BROCKHAMPTON‘s Kevin Abstract proves to us yet again that his singular voice is just as powerful as his contributions as a band member. Last week, Abstract released the ARIZONA baby EP, which consisted of three tracks: “Big Wheels,” “Joy Ride” and “Georgia.” Yesterday, Abstract dropped another EP titled Ghettobaby, which features three additional songs: “Corpus Christi,” “Baby Boy” and “Mississippi.”
These sporadic projects mark an important change in Abstract’s solo career. The last time we heard from him was in 2016 when he released American Boyfriend: A Suburban Love Story. Since that full-length album, Abstract had focused his energy into BROCKHAMPTON’s most recent album iridescence. With so many obligations tied to his mind, we’re pleased to see Abstract return to his creative solo career that ventures out of BROCKHAMPTON bounds. This time around, Abstract adds a new secret weapon to his music… a collaboration with producer and Bleachers frontman Jack Antonoff.
Abstract revealed three specific dates—11, 18 and 25—in an Instagram post. So far, the release of ARIZONA baby marks April 11 and Ghettobaby marks April 18. Could this mean that Abstract is set to release a brand new full-length album next Thursday? Looks like we’ll just have to wait and see!
While we impatiently await Abstract’s surprise scheduled for next week, let’s go over some standout pieces from the six-track EP Ghettobaby.
Based on our first impressions of this project, “Georgia” will instantly demand your undivided attention. With “Georgia,” Abstract reflects on his childhood and becoming in tune with his sexuality. He wonders what his life would have been like if he were more honest about his identity at a young age.
The rapper touches on a common theme that many members of the LGBTQ+ community face today, especially those that are stuck in adolescence on the brink of sprouting their identities. In the first verse, he raps, “Houston, Texas, my teachers had weapons // I’d get my ass whipped, I learned my lesson // I often question, I often wonder // If I told this class I liked the n*gga that sit in the back // How bad would it make me suffer?”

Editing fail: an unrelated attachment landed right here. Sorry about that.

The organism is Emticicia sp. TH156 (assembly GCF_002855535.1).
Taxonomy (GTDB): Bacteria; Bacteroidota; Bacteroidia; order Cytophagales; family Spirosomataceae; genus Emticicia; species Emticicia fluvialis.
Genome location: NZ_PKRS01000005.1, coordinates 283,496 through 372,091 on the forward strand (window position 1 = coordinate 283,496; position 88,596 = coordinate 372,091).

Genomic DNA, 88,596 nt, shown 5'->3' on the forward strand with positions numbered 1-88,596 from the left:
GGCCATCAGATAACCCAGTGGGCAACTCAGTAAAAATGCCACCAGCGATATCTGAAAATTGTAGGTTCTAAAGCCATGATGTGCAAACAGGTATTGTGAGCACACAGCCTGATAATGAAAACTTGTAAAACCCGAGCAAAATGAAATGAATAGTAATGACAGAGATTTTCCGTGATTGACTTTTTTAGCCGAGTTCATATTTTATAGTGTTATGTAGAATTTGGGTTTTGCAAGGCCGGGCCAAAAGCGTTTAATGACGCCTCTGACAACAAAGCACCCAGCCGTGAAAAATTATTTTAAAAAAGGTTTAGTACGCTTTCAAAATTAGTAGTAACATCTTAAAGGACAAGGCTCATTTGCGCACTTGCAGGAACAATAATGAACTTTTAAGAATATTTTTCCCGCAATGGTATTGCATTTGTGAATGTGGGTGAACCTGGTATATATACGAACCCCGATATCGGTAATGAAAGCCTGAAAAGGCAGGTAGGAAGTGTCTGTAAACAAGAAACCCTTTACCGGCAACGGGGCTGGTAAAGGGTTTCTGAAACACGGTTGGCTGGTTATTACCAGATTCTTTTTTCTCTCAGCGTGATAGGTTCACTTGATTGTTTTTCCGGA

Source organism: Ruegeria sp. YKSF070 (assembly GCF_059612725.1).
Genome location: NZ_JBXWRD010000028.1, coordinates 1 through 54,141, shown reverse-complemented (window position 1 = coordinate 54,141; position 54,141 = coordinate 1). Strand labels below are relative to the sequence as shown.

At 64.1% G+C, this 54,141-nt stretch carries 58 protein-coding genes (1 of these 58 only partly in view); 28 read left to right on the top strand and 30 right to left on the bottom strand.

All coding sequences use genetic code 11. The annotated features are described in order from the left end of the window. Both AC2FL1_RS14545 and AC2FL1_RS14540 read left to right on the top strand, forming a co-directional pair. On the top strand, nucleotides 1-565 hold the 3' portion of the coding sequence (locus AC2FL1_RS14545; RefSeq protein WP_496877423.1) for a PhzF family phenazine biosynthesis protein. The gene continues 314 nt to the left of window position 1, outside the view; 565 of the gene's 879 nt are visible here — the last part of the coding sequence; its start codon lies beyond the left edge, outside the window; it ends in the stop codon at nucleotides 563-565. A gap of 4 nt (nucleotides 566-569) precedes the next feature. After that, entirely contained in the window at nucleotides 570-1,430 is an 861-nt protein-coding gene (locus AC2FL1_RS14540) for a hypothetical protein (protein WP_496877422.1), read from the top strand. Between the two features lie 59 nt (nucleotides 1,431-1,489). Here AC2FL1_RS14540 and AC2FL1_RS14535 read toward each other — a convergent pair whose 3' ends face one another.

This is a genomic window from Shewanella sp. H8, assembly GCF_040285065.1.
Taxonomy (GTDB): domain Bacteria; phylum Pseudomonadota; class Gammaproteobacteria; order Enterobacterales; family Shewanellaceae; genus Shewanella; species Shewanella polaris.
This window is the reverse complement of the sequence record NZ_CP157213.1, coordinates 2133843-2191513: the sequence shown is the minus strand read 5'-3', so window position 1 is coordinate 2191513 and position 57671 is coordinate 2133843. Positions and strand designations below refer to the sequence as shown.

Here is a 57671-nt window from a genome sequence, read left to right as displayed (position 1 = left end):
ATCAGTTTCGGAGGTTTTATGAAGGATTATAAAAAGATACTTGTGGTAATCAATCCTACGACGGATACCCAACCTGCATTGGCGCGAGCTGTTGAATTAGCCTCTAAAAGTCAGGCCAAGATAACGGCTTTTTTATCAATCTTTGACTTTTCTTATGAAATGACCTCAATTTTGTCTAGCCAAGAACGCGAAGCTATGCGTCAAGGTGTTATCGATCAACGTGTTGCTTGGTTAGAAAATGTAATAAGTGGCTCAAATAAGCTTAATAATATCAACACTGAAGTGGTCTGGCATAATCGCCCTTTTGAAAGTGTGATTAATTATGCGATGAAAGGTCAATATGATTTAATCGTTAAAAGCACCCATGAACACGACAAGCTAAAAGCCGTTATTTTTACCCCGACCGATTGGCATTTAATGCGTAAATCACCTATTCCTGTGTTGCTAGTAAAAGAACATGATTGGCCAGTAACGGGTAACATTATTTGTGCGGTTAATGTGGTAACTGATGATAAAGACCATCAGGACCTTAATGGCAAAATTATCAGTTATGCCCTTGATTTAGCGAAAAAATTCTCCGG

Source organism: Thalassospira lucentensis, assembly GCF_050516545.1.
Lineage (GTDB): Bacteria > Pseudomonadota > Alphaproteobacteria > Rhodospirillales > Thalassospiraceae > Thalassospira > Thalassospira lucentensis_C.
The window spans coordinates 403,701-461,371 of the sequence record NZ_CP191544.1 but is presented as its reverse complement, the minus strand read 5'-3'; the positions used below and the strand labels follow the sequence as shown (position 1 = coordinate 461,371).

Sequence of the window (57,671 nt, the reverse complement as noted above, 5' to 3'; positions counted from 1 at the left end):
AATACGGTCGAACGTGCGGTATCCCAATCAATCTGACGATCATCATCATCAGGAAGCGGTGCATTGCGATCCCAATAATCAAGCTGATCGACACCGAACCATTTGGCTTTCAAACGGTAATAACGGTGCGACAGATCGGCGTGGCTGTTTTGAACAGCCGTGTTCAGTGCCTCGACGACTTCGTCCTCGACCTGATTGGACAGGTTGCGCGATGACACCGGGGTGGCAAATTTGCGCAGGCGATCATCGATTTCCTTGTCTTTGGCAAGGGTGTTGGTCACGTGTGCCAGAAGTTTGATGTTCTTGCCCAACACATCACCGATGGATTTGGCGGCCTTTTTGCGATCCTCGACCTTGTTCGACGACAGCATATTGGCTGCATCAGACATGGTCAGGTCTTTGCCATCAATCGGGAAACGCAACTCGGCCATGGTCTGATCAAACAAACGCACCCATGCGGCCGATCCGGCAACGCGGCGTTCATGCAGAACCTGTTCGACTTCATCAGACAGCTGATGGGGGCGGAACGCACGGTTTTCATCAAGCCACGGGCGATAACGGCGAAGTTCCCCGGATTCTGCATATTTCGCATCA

In a statement addressing ARIZONA baby, Abstract shared, “So many therapists in Hollywood. Maybe I should be spilling my life story to a stranger watching a clock, but I’d rather talk through music. You bring the audience along this journey where you both walk the line of not knowing what’s real and what’s fake. The duality of ‘the American Dream.’ Everyone thinks I’m morally righteous because of a few headlines. Duality. Call your dad and tell him how he made you feel, Ian. This is the sweet spot between self-discovery and celebration. The space beneath the circuit board of emotion. This is ARIZONA baby.”
In the midst of all the buzz centered around Abstract’s solo career, the rapper dropped a sneak peek of his upcoming project when he released a compelling music video for the brand new track “Baby Boy” earlier this week. To be blunt, this song is unlike the rest. It’s soft and smooth with lovely psychedelic undertones. Abstract’s vocals on this track hint that he’s longing for something more.
On top of his musical talents, Abstract directed the “Baby Boy” music video himself. The plot takes a strange, aggressive approach that contrasts to the soft synths of the song. The video begins with the rapper singing to himself in a cage and concludes with an army of color-coordinated teenagers mobbing a car during the early hours of the morning. This music video takes “Baby Boy” to new heights with its suspenseful visuals that leave you a bit spooked.
Listen to Abstract’s entire Ghettobaby EP below and leave your thoughts down in the comments or tweet us @soundigest.
Featured Image: RCA Records